And there you have it! I use this stuff sparingly on Tessa, and only when she gets milk getting all grody in her neck folds. Or if she has a particularly explosive diaper. But we try not to use it all the time – and only sparingly when we do use it. For instance, the last two baths were just plain ol’ warm water baths with a wash cloth to gentle wipe away any sticky milk grime.

If your baby appears to be suffering from dry skin, cut back on the frequency of bath times and use a gentle, safe, natural moisturizer like a DIY All-Natural Diaper Rash Cream to spot treat dry patches.

And voila! Bath time with baby, made simple and fun! I am so lucky that my little Tessa loves bath time so much. She giggles, and splashes, and laughs, and watches the water droplets with such wonder in her eyes. It is such a fun bonding time for Jonathan and I as a new little family. I am going to forever treasure our bath times with baby!

DSC_4866

DIY All-Natural Diaper Rash Cream

10 Nov

DSC_0533

I made this cute little jar of diaper rash cream on the same day I made the DIY All Natural Baby Wipes. And I’m just now getting around to posting it, because I’m horribly lazy. (That, and I am a new mother of a two month old… but yeah, mostly because I’m lazy.)

First off, if you need any jars with character that make you feel like a crafty DIY home recipe guru, check out the selection at Hobby Lobby. They have home cosmetic safe glass jars with solid sealable lids for crazy cheap (when you catch them on 50% off days, you can get a jar like the one pictured above for 99 cents) and they all have old worldy charm. I think the jar I’m using for the diaper rash cream looks like an Alice In Wonderland-esque “Drink Me” jar, so I’m already loving this project. Ohhh, the things that make me happy!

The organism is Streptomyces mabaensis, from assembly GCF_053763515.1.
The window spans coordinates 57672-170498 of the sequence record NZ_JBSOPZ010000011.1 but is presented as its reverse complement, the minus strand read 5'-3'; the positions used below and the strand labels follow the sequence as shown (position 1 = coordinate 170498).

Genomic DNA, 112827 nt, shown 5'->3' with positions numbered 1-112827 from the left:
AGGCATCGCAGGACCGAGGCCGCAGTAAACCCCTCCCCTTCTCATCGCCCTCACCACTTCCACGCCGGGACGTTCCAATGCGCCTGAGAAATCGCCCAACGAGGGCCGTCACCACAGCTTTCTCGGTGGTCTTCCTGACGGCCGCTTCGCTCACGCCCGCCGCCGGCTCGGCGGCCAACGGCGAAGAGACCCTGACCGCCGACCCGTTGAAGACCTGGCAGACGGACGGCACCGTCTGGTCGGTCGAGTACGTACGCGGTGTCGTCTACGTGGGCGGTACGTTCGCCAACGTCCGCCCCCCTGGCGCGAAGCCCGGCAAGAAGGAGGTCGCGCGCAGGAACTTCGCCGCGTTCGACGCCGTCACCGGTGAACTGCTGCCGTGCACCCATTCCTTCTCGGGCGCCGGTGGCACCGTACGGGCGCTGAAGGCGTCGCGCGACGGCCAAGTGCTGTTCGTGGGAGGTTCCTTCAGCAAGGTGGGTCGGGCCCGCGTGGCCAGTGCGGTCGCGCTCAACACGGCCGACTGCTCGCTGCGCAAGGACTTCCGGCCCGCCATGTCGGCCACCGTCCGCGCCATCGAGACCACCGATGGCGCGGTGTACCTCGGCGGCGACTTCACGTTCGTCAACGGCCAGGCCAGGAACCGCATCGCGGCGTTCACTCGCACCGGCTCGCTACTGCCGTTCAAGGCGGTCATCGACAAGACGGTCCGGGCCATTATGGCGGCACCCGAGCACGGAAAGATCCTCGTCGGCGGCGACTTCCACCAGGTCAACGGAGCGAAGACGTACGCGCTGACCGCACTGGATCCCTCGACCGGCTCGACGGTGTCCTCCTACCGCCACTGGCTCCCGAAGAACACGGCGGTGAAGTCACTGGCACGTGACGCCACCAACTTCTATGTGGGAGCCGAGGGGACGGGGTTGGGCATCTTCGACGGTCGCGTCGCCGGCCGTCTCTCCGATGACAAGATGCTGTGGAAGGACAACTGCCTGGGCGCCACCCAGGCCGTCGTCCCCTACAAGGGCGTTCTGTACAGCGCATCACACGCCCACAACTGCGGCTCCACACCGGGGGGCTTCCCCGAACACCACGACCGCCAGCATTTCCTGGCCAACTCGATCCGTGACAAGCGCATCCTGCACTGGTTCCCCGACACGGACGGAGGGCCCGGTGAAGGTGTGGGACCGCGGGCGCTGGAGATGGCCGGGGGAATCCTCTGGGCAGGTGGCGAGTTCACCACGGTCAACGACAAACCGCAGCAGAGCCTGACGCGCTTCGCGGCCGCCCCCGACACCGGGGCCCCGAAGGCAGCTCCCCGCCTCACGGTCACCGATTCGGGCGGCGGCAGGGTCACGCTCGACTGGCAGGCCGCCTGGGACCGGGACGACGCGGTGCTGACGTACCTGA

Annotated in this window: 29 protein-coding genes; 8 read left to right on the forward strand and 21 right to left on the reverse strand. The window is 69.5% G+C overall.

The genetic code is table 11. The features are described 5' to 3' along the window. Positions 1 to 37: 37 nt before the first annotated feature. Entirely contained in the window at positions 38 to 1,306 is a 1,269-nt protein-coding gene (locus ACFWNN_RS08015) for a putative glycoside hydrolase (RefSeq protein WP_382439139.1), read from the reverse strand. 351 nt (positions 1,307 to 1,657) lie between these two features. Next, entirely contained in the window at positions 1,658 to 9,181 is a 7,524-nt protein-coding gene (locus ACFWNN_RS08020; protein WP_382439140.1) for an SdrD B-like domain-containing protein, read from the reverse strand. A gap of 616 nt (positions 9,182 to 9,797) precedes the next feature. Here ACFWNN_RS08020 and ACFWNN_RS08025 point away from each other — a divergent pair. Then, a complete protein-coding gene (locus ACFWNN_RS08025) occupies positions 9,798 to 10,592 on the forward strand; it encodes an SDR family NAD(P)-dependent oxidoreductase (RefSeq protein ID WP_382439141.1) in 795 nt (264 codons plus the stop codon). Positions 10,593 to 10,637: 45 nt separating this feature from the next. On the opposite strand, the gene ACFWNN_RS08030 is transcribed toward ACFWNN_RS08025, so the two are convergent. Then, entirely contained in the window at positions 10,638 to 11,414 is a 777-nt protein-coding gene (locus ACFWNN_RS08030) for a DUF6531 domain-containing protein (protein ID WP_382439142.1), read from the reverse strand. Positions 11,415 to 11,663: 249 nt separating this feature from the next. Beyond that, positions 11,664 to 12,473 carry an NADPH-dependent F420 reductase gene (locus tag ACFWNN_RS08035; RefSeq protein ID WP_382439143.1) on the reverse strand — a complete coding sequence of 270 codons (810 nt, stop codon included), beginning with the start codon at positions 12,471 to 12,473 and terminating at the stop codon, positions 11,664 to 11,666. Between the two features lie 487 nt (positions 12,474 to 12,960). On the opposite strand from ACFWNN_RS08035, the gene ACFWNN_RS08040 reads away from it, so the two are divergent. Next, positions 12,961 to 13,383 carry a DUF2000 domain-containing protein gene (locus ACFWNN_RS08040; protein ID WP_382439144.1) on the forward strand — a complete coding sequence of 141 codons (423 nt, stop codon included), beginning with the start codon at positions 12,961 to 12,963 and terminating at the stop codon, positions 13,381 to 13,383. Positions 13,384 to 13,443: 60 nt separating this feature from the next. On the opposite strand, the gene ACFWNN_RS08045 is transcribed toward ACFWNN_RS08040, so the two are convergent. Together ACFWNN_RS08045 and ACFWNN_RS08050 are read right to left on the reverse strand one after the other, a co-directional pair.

This recipe is another slightly tweaked version of a couple different recipes I found on the ol’ Google machine. I like to find recipes that contain ingredients I have close to hand and I pick and choose ingredients based on what I feel will work best for our needs – for instance, since Tessa is not prone to diaper rashes we just needed something mildly drying, and primarily moisturizing.

DSC_0540

So for this super simple and crazy effective recipe you’ll need:

¼ cup of coconut oil

2 tablespoons of shea butter

1 tablespoon of arrowroot powder

1 vitamin e capsule

2 drops of lavender essential oil

Melt the coconut oil, shea butter, vitamin e capsule and essential oil together in a small saucepan and gently stir into a smooth cream over extremely low heat for about 5-10 minutes. Remove from head and use a small electric mixer to slowly blend in the arrowroot powder, one teaspoon at a time.

Pour into a small, clean glass jar and put it in the fridge for about 15 minutes. This will firm up the mixture till it is solid. Pull it out of the fridge, and as it adjusts to room temperature it will turn into a firm, but smooth and airy cream.

Then simply apply as needed! We also use this cream on Tessa after bath times as a moisturizer behind her ears, in the creases on the inside of her arms, and anywhere else the humid Florida air threatens to dry out or rash up. It smells lovely and works like a charm.

DSC_0548

What each ingredient does:

Coconut Oil – This is the main diaper rash fighting ingredient. Coconut oil contains high levels of Vitamin E and is excellent for hydrating skin. It sinks in deep, conditions, moisturizes, and softens skin. Coconut oil mimics the sebum in your skin and so it naturally and gently clears away dirt, grime, and dead skin cells. It even has some antibacterial and anti-fungal properties, killing off harmful bacteria. All must haves for a dirty baby bottom.